Blood, Bones and Butter // Gabrielle Hamilton
This food memoir blew me away–I guess this year I was really into lady memoirs, since I put several of them on my best-of list, but I loved this. Hamilton chronicles not only her journey to opening her restaurant Prune in New York, but her family life, the two being intertwined in a way that’s both wonderful and tragic.

League of Denial // Mark Fainaru-Wada and Steve Fainaru

When this title was announced at work, I immediately knew I would fall in love with it. I’m someone who grew up living college football, and this book made me cry, laugh, and most importantly, learn. This isn’t a book about banning football. The authors write for ESPN and love football. This is a book exposing the way the NFL has ignored brain damage in football for thirty years, and looking for a way we can change the system without getting rid of it.

Five Days at Memorial // Sheri Fink
This title tells the story of the first five days after Hurricane Katrina at a major hospital in New Orleans, in which some doctors were accused of euthanizing patients. This book interviews dozens and dozens of employees, patients, and relatives about their experience without making accusations, but I would categorize this as another life-changer. It gives us previously unknown insight into a dark and unclear moral situation, one that seems unfathomable but that did, in fact, happen, as told by those who witnessed it.

Tiny Beautiful Things // Cheryl Strayed
Yes, another Cheryl Strayed. However, this one is a compilation of her columns from when she wrote the Dear Sugar advice column for The Rumpus (which everyone should be reading, though Dear Sugar is discontinued), and the way Strayed includes her personal life in her advice and stories is heartrendingly beautiful. In fact, now that I’ve read Wild, I’d really like to reread TBT since I have a better idea of what was happening. I’m not usually an advice column person, but this is really something else.

Cinder // Marissa Meyer
Futuristic dystopian YA with a partially cyborg protagonist? Okay. Add in that it’s the first in a series of fairytale retellings, all of which work together in a plot that would stand alone even if it weren’t retellings, and I’m totally sold. Seriously, great fun, great writing, and the third book in the series comes out early this year. Do it to it.

Parasol Protectorate series // Gail Carriger
I started reading this series last year, and read the three final books in the five-book series when I bought the whole series for Kindle early in the year. This whole series is best described as Victorian supernatural steampunk comedy, which I know sounds ridiculous, but trust me when I say that this is one of the very few books I’ve read that had me laughing out loud every few pages. The characters are distinct, both lovable and hateable, and this is the most fun I’ve had with genre literature in a while–perhaps because it straddles multiple genres, creating a story that almost anyone can enjoy. Plus, Carriger has a YA series Finishing School, the first title being Etiquette & Espionage, which is set in the same world with some overlapping characters, if that’s more your thing.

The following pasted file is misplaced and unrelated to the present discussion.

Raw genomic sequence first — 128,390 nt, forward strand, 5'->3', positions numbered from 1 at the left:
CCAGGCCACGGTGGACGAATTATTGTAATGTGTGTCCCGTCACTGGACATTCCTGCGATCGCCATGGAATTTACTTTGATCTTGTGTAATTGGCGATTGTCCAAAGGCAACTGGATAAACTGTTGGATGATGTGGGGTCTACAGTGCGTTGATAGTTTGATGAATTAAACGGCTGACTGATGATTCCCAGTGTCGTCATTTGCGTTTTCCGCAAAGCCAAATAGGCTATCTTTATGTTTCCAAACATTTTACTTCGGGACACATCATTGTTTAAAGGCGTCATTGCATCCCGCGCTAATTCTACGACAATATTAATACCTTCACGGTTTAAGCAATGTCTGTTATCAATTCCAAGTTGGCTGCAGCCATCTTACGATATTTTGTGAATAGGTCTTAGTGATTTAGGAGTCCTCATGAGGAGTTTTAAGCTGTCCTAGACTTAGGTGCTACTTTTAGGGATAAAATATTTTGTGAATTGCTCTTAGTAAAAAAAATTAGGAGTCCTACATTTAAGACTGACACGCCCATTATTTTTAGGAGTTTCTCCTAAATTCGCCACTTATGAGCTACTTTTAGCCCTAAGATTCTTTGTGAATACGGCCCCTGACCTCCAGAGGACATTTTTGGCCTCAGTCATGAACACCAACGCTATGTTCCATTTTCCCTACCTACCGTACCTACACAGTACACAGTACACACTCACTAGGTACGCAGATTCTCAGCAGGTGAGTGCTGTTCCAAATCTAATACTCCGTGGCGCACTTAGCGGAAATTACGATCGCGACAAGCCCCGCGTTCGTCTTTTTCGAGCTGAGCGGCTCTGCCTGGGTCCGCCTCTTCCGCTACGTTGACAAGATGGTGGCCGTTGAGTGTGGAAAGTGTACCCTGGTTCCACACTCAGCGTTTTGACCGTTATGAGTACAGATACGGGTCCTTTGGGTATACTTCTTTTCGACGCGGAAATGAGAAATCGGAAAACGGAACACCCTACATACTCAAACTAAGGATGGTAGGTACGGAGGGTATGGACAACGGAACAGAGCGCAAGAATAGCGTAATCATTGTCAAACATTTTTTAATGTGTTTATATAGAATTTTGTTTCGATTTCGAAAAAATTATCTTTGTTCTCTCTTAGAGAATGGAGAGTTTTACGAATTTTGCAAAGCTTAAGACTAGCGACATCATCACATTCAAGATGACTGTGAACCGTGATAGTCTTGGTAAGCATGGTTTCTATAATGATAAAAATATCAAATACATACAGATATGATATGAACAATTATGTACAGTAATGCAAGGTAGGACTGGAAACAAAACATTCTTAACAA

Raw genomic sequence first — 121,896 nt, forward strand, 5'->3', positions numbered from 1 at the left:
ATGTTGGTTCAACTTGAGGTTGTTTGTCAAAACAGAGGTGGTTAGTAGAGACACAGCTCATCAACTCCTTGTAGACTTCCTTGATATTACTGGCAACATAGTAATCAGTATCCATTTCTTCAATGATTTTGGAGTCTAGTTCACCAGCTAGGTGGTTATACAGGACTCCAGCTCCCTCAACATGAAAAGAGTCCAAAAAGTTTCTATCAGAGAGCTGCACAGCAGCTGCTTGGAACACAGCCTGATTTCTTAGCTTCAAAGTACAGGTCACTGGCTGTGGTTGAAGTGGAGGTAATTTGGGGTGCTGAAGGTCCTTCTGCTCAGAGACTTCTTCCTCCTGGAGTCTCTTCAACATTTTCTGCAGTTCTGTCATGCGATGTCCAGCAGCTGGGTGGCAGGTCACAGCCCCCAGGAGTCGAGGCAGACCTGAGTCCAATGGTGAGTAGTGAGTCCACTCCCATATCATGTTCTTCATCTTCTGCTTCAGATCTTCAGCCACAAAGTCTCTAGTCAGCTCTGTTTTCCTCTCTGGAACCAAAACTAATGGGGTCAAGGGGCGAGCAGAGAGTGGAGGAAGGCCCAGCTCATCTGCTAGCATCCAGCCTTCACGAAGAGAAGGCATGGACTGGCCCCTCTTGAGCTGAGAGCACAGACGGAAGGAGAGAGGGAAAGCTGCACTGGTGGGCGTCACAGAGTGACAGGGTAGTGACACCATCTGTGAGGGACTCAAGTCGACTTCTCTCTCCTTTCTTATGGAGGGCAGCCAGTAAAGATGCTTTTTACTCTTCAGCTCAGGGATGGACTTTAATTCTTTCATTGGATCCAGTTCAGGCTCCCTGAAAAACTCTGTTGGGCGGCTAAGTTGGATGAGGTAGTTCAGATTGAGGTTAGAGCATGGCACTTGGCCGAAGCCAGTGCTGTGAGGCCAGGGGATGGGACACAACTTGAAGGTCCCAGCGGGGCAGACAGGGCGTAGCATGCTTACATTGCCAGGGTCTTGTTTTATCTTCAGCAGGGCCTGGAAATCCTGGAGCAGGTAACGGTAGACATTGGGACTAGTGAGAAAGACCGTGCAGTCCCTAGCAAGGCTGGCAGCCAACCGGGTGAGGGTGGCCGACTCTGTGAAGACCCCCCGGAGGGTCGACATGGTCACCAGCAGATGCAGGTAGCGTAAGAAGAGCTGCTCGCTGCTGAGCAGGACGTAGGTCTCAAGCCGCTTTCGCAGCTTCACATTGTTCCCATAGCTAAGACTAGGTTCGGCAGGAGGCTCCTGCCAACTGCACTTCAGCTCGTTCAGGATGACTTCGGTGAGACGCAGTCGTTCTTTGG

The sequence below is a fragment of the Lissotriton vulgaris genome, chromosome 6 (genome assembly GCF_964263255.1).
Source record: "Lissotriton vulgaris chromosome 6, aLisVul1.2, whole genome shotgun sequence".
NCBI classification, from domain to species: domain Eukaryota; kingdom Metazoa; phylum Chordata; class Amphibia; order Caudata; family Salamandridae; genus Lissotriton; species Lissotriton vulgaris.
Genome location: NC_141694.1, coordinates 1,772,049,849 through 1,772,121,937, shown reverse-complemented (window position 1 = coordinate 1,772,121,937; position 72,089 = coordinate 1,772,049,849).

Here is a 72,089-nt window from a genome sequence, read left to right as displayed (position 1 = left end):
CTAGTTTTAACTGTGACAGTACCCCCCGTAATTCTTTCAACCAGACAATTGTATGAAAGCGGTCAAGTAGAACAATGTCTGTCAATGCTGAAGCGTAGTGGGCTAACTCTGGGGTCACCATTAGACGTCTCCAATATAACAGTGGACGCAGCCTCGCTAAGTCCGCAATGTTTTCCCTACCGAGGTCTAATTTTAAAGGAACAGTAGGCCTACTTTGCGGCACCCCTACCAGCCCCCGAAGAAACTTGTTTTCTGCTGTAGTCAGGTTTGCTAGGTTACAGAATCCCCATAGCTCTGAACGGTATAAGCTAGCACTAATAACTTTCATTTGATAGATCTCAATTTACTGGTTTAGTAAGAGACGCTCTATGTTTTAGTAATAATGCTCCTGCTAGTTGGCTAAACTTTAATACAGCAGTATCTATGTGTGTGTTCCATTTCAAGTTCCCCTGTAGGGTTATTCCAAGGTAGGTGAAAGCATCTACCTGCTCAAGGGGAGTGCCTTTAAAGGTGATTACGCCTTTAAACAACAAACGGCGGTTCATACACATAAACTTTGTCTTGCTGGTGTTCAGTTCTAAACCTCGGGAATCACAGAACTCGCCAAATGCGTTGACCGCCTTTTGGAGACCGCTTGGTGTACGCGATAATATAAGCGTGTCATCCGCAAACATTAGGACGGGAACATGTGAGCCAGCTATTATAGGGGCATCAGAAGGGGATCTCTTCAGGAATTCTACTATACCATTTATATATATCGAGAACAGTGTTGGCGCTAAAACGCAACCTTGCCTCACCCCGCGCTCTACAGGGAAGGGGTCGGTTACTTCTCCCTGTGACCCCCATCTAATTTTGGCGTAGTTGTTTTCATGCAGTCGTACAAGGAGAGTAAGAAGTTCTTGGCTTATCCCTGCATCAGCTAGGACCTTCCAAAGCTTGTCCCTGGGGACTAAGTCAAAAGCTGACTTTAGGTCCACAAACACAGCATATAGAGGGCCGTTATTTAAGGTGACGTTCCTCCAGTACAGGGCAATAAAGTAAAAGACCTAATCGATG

Other honorable mentions are the upcoming Red Rising (Pierce Brown, out 1/28), Coming Clean (Kimberly Rae Miller), Orange is the New Black (Piper Kerman), Eleanor and Park (Rainbow Rowell), The Divorce Papers (Susan Rieger, out 3/18), Beautiful Ruins (Jess Walter), Born Standing Up (Steve Martin), The Madness Underneath (Maureen Johnson), Finnikin of the Rock (Melina Marchetta), and This is How You Lose Her (Junot Diaz).

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Why did I read so much this year? I know of a few certain reasons, one of them being that I read exclusively on the subway (and I have a 40-minute one-way daily commute), and the other being that I got a Kindle from my parents for Christmas last year. Those daily Kindle deals can be really good, people. I’m sure there are other erasons, but those are the two that I can point to with certainty. Physical books are great, and our shelves at home are overflowing with beautiful hardcovers (especially since I started my new job), but for me there’s not much that beats the simplicity of an ereader. It’s much easier to read a tablet on a crowded subway than it is a bulky hardcover (and I don’t bend my books), so I’m able to read more than one book in a week, if it goes quickly (which it obviously did this year).

If we aren’t friends on Goodreads, please add me so we can keep each other accountable this year, and let me know what you read last year that was good and what you’re most looking forward to this year. I’m always looking for recommendations!

Easy Beer and Chocolate Almost-Perfect Chili Recipe

Even though Storm Herc didn’t deliver like expected in New York this weekend, it’s still pretty cold here–it’s supposed to be 13 degrees as a high tomorrow. But I have a heavy coat and I don’t get to wear it very often, so I’ve enjoyed wearing it around Brooklyn. Another thing I enjoy is cooking on the weekends, spending hours cooking recipes out of my cookbook collection and looking for new things I can parcel up for weekday lunches.

Luckily for me, the intersection of cold weather and cooking is working on my  chili recipes. Growing up in Oklahoma, chili was a staple in winter, and while New York thinks it knows about Midwestern food, I’m slowly making sure it really does. Or, at least, that my little corner of Brooklyn knows about good Midwestern food (fine, Oklahoma is more south-central-midwestern, but let’s just move on).